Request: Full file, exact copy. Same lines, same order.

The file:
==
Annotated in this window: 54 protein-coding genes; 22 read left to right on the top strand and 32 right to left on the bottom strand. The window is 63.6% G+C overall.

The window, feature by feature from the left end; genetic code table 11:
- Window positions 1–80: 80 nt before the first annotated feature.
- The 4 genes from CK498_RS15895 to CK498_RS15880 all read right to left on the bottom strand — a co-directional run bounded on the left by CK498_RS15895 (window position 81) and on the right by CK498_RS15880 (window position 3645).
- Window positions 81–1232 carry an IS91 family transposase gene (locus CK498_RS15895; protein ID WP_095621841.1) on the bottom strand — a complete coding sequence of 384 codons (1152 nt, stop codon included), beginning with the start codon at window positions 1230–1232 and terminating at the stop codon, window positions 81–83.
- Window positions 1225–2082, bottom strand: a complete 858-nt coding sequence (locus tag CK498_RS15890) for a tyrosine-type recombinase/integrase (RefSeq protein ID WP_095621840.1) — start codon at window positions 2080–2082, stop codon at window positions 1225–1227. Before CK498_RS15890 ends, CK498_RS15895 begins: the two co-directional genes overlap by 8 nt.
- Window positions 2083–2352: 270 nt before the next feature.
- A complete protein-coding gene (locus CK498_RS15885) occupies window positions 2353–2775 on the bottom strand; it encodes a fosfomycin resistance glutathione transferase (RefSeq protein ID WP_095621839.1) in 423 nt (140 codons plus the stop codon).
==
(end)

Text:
Annotated in this window: 54 protein-coding genes; 22 read left to right on the top strand and 32 right to left on the bottom strand. The window is 63.6% G+C overall.

The window, feature by feature from the left end; genetic code table 11:
- Window positions 1–80: 80 nt before the first annotated feature.
- The 4 genes from CK498_RS15895 to CK498_RS15880 all read right to left on the bottom strand — a co-directional run bounded on the left by CK498_RS15895 (window position 81) and on the right by CK498_RS15880 (window position 3645).
- Window positions 81–1232 carry an IS91 family transposase gene (locus CK498_RS15895; protein ID WP_095621841.1) on the bottom strand — a complete coding sequence of 384 codons (1152 nt, stop codon included), beginning with the start codon at window positions 1230–1232 and terminating at the stop codon, window positions 81–83.
- Window positions 1225–2082, bottom strand: a complete 858-nt coding sequence (locus tag CK498_RS15890) for a tyrosine-type recombinase/integrase (RefSeq protein ID WP_095621840.1) — start codon at window positions 2080–2082, stop codon at window positions 1225–1227. Before CK498_RS15890 ends, CK498_RS15895 begins: the two co-directional genes overlap by 8 nt.
- Window positions 2083–2352: 270 nt before the next feature.
- A complete protein-coding gene (locus CK498_RS15885) occupies window positions 2353–2775 on the bottom strand; it encodes a fosfomycin resistance glutathione transferase (RefSeq protein ID WP_095621839.1) in 423 nt (140 codons plus the stop codon).